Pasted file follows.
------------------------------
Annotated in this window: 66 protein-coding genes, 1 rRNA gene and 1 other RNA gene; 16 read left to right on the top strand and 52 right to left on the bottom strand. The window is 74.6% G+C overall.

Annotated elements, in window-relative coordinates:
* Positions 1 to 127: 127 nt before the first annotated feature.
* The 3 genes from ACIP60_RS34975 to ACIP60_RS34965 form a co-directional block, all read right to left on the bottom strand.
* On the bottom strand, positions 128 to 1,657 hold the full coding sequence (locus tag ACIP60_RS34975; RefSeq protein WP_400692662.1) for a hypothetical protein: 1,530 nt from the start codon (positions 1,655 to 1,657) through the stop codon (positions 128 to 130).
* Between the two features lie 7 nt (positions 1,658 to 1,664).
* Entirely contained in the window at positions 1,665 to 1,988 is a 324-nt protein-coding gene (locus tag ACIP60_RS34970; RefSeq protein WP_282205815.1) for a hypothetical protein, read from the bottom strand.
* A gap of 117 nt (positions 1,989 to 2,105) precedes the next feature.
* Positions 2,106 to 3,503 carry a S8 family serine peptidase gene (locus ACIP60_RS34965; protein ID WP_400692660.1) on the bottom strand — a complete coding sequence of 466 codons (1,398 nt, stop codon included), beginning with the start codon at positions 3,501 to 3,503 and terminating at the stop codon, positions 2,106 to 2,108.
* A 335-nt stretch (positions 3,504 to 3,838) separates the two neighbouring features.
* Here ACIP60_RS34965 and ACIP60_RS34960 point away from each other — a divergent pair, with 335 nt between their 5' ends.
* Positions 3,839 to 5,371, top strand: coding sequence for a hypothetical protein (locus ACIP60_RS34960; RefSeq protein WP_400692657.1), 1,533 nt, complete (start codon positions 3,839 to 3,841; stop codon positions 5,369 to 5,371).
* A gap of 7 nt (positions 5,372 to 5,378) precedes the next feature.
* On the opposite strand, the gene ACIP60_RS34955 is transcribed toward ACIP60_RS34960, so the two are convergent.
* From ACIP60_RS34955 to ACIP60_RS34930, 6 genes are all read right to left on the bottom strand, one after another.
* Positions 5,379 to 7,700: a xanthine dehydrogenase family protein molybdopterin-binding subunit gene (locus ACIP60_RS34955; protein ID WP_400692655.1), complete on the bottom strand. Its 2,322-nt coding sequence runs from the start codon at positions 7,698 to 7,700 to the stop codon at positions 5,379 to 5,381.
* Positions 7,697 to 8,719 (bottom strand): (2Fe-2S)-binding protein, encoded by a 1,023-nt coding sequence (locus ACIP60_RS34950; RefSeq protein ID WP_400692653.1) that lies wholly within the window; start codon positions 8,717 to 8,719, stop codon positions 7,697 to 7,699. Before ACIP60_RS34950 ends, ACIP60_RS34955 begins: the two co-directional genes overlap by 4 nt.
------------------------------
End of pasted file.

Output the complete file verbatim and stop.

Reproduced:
Annotated in this window: 66 protein-coding genes, 1 rRNA gene and 1 other RNA gene; 16 read left to right on the top strand and 52 right to left on the bottom strand. The window is 74.6% G+C overall.

Annotated elements, in window-relative coordinates:
* Positions 1 to 127: 127 nt before the first annotated feature.
* The 3 genes from ACIP60_RS34975 to ACIP60_RS34965 form a co-directional block, all read right to left on the bottom strand.
* On the bottom strand, positions 128 to 1,657 hold the full coding sequence (locus tag ACIP60_RS34975; RefSeq protein WP_400692662.1) for a hypothetical protein: 1,530 nt from the start codon (positions 1,655 to 1,657) through the stop codon (positions 128 to 130).
* Between the two features lie 7 nt (positions 1,658 to 1,664).
* Entirely contained in the window at positions 1,665 to 1,988 is a 324-nt protein-coding gene (locus tag ACIP60_RS34970; RefSeq protein WP_282205815.1) for a hypothetical protein, read from the bottom strand.
* A gap of 117 nt (positions 1,989 to 2,105) precedes the next feature.
* Positions 2,106 to 3,503 carry a S8 family serine peptidase gene (locus ACIP60_RS34965; protein ID WP_400692660.1) on the bottom strand — a complete coding sequence of 466 codons (1,398 nt, stop codon included), beginning with the start codon at positions 3,501 to 3,503 and terminating at the stop codon, positions 2,106 to 2,108.
* A 335-nt stretch (positions 3,504 to 3,838) separates the two neighbouring features.
* Here ACIP60_RS34965 and ACIP60_RS34960 point away from each other — a divergent pair, with 335 nt between their 5' ends.
* Positions 3,839 to 5,371, top strand: coding sequence for a hypothetical protein (locus ACIP60_RS34960; RefSeq protein WP_400692657.1), 1,533 nt, complete (start codon positions 3,839 to 3,841; stop codon positions 5,369 to 5,371).
* A gap of 7 nt (positions 5,372 to 5,378) precedes the next feature.
* On the opposite strand, the gene ACIP60_RS34955 is transcribed toward ACIP60_RS34960, so the two are convergent.
* From ACIP60_RS34955 to ACIP60_RS34930, 6 genes are all read right to left on the bottom strand, one after another.
* Positions 5,379 to 7,700: a xanthine dehydrogenase family protein molybdopterin-binding subunit gene (locus ACIP60_RS34955; protein ID WP_400692655.1), complete on the bottom strand. Its 2,322-nt coding sequence runs from the start codon at positions 7,698 to 7,700 to the stop codon at positions 5,379 to 5,381.
* Positions 7,697 to 8,719 (bottom strand): (2Fe-2S)-binding protein, encoded by a 1,023-nt coding sequence (locus ACIP60_RS34950; RefSeq protein ID WP_400692653.1) that lies wholly within the window; start codon positions 8,717 to 8,719, stop codon positions 7,697 to 7,699. Before ACIP60_RS34950 ends, ACIP60_RS34955 begins: the two co-directional genes overlap by 4 nt.